Glenn Greenwald reports:

[t]hink tank “scholars” don’t get invited to important meetings by “national security professionals” in DC if they point out that the US is committing war crimes and that the US president is a war criminal. They don’t get invited to those meetings if they argue that the US should be bound by the same rules and laws it imposes on others when it comes to the use of force. They don’t get invited if they ask US political officials to imagine how they would react if some other country were routinely bombing US soil with drones and cruise missiles and assassinating whatever Americans they wanted to in secret and without trial. As the reaction to Cornel West shows, making those arguments triggers nothing but ridicule and exclusion.

One gets invited to those meetings only if one blindly affirms the right of the US to do whatever it wants, and then devotes oneself to the pragmatic question of how that unfettered license can best be exploited to promote national interests. The culture of DC think tanks, “international relations” professionals, and foreign policy commenters breeds allegiance to these American prerogatives and US power centers – incentivizes reflexive defenses of US government actions – because, as Gelb says, that is the only way to advance one’s careerist goals as a “national security professional”. If you see a 20-something aspiring “foreign policy expert” or “international relations professional” in DC, what you’ll view, with some rare exceptions, is a mindlessly loyal defender of US force and prerogatives. It’s what that culture, by design, breeds and demands.

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Orwell on the crossroads of language and power

February 11, 2013 | By | Reply More

Terrific article at Salon revisiting the works of George Orwell. Here’s an excerpt:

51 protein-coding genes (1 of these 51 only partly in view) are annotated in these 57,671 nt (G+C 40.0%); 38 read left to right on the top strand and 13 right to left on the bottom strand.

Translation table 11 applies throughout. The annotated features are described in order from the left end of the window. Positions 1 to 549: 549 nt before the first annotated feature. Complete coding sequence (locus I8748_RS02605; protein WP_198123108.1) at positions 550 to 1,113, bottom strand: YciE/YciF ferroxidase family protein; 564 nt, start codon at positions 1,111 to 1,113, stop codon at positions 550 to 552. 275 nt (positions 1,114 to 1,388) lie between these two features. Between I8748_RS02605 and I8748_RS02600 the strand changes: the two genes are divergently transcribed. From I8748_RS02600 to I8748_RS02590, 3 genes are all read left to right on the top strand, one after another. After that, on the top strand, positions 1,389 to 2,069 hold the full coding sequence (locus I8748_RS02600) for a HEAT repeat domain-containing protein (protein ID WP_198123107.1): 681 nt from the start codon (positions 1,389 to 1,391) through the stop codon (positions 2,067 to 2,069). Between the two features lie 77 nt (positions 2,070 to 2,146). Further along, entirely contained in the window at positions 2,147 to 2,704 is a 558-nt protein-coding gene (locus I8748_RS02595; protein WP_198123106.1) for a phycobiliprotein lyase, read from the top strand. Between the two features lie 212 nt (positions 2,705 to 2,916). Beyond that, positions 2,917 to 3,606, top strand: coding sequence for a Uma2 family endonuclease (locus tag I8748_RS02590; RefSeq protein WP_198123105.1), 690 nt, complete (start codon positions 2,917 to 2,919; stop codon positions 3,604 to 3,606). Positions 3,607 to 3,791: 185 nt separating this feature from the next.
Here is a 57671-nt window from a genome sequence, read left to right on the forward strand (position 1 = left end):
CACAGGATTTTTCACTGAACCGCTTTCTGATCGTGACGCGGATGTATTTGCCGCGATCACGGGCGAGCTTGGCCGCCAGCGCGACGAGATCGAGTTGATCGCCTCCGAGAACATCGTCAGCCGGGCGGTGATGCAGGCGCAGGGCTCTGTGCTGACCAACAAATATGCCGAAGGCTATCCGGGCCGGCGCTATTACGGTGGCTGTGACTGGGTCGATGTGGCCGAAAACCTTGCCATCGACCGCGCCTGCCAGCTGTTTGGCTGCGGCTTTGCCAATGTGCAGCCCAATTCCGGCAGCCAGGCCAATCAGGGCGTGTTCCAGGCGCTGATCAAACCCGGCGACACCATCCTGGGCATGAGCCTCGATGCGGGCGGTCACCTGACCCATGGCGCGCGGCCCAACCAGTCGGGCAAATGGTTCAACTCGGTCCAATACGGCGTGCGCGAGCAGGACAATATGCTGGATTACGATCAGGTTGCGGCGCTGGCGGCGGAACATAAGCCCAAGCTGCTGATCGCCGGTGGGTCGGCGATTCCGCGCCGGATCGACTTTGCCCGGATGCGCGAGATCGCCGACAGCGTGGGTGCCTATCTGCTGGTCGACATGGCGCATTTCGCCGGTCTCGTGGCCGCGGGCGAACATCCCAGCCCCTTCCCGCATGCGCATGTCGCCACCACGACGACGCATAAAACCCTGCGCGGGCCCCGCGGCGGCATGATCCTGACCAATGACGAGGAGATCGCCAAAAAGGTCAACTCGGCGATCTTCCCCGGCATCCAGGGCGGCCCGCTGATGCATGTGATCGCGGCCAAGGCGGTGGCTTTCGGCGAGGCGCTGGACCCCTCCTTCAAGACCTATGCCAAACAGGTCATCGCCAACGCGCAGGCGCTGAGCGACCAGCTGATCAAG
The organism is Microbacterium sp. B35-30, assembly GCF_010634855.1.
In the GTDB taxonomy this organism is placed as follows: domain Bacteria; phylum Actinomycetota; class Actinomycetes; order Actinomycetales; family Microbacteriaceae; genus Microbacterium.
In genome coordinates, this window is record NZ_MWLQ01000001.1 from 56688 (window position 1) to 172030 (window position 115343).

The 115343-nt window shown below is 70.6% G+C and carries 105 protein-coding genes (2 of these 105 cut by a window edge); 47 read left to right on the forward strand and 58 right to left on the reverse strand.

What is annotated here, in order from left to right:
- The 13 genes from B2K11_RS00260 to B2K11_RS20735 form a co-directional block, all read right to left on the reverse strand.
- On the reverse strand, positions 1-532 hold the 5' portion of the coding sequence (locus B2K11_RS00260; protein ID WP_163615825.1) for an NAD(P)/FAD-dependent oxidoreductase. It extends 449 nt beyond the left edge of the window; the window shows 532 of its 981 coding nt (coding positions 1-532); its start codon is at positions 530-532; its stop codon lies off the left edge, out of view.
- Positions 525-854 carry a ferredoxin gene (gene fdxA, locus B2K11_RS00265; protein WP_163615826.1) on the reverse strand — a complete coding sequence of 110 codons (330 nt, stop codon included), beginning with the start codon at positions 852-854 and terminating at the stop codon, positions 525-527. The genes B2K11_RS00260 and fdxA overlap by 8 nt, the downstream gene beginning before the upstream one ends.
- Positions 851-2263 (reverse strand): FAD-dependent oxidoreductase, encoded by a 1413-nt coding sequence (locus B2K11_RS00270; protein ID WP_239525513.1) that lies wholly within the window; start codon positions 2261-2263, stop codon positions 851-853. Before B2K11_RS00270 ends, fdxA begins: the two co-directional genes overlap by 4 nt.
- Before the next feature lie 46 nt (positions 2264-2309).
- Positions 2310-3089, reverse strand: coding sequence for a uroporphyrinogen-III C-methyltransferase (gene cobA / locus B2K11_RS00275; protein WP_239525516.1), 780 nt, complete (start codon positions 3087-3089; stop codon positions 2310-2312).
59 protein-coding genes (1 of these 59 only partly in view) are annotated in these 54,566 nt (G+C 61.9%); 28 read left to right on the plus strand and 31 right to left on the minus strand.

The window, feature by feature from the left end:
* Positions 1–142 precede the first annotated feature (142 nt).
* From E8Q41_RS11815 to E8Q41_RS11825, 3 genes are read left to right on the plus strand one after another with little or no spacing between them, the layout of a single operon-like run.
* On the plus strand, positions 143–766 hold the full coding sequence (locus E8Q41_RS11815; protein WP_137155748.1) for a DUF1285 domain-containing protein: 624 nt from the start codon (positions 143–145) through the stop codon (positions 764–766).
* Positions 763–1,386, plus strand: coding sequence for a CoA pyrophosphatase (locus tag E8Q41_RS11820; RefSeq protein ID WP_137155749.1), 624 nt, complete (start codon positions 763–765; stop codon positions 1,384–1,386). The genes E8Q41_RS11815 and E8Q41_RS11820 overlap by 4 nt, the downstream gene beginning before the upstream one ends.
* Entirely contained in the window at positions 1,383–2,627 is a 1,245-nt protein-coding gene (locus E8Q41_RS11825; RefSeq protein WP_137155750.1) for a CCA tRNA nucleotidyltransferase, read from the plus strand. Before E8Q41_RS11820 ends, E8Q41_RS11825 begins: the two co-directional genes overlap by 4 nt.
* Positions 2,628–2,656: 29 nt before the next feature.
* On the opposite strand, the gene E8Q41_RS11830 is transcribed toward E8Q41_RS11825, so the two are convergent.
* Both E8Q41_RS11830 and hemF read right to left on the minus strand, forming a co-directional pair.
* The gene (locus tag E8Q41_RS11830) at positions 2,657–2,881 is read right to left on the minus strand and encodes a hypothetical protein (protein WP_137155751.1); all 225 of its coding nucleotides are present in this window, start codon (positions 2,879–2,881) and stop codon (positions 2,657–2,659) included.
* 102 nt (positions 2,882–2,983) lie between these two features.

The essay is an investigation of what Orwell called the “special connexion between politics and the debasement of language.” Using as his point of departure five short representative extracts from various contemporary political publications, Orwell decried a creeping invasion of the political vernacular by insidious waffle. Meaning and clarity, he complained, were giving way to hot air and opacity, contributing to a general impoverishment of British political culture. His polemic is censorious yet witty, offsetting a surly, jaded disaffection — the man, one feels, has seen too much — with a disarmingly brisk and easy turn of phrase. Politics and the English Language rails with suitably understated flair against pretentious diction, verbal false limbs, jargon, archaisms, meaningless words and journalistic clichés, culminating in a six-point checklist for avoiding bad prose:

Never use a metaphor, simile or other figure of speech which you are used to seeing in print.

Never use a long word where a short one will do.

If it is possible to cut a word out, always cut it out.

Never use the passive where you can use the active.

Never use a foreign phrase, a scientific word or a jargon word if you can think of an everyday English equivalent.

Break any of these rules sooner than say anything outright barbarous.

This was about more than just style as a thing in itself. Orwell was writing in defense not of a pedantically rigid standard English, but of honesty and sincerity in politics.

This article then challenges Orwell, who suggested that cleaning up language would clean up the problem. The argument is that we now see many simply worded official pronouncements that are meaningful. Many are vapid exercises in evasion.

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Huxley v Orwell: Two routes to dystopia

February 7, 2013 | By | Reply More

Excellent illustrated comparison of the concerns of Aldous Huxley and George Orwell.

Orwell huxley

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Ex-CIA Agent, Whistleblower John Kiriakou Sentenced to Prison While Torturers He Exposed Walk Free

January 30, 2013 | By | Reply More

Ex-CIA Agent, Whistleblower John Kiriakou Sentenced to Prison While Torturers He Exposed Walk Free. The story is at Democracy Now.

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Julian Assange: “The Fifth Estate” is a hit piece against Wikileaks

January 26, 2013 | By | Reply More

From Huffpo:

“Julian Assange says he has obtained a leaked copy of the script for “The Fifth Estate,” a DreamWorks film about the maverick computer expert and his famed secret-busting site. In a speech before the Oxford Union debating society earlier this week, Assange said his unauthorized sneak peek has left him convinced the film is a hit piece.”